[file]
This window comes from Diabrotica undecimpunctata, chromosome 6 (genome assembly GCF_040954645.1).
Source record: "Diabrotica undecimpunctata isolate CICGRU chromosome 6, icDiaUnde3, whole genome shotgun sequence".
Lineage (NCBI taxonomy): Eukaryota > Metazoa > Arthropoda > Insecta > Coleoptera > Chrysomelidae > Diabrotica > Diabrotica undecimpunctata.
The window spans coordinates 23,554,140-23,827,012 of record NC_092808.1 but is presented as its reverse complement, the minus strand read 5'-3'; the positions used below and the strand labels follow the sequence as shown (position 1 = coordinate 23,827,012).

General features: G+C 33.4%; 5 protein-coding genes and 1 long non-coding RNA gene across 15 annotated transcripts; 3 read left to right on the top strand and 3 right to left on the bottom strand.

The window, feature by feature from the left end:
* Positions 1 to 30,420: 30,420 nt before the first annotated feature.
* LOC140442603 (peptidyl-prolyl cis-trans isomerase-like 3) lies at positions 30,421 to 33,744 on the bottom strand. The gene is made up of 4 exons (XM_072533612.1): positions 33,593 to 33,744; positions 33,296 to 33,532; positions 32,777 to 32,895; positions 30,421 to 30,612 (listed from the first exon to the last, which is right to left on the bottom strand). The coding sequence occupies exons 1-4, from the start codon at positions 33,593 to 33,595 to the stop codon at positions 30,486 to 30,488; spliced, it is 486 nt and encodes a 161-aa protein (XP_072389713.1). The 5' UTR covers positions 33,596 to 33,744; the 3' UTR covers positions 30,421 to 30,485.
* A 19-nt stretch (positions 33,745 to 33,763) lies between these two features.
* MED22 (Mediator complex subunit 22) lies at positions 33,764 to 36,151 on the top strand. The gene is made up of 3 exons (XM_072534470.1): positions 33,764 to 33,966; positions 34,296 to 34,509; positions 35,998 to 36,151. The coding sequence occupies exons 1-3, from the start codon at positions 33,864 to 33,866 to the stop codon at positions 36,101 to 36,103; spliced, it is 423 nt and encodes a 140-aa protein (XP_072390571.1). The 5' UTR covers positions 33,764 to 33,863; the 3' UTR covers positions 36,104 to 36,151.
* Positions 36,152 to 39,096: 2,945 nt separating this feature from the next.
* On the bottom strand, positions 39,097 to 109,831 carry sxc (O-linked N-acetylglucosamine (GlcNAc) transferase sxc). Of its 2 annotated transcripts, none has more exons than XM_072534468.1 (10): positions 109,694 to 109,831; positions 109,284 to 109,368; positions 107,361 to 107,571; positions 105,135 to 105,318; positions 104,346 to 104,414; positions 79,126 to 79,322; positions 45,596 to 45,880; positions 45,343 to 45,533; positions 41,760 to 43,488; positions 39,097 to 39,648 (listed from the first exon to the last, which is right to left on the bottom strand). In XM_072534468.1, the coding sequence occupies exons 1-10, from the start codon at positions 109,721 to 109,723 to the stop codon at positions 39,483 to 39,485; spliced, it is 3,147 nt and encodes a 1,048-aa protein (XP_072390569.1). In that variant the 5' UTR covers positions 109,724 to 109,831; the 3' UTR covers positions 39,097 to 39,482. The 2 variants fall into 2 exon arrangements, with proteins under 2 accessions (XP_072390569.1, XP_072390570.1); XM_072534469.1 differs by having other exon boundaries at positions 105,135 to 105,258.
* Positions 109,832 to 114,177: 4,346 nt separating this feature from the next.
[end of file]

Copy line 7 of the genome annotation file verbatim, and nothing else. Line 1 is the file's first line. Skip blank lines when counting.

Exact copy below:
* Positions 1 to 30,420: 30,420 nt before the first annotated feature.